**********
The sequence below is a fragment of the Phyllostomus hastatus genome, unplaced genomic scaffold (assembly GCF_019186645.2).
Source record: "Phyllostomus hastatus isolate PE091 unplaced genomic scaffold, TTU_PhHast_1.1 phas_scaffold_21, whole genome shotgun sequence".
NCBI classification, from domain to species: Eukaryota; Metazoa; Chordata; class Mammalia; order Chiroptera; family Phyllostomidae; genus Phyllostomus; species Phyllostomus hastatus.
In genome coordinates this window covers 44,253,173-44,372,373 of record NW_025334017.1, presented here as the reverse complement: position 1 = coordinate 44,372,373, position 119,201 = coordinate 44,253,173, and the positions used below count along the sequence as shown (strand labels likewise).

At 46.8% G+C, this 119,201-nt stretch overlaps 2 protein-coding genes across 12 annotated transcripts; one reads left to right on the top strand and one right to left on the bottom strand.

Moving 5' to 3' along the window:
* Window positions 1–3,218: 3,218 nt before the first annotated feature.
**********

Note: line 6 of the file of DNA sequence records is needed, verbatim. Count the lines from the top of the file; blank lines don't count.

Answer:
Moving 5' to 3' along the window: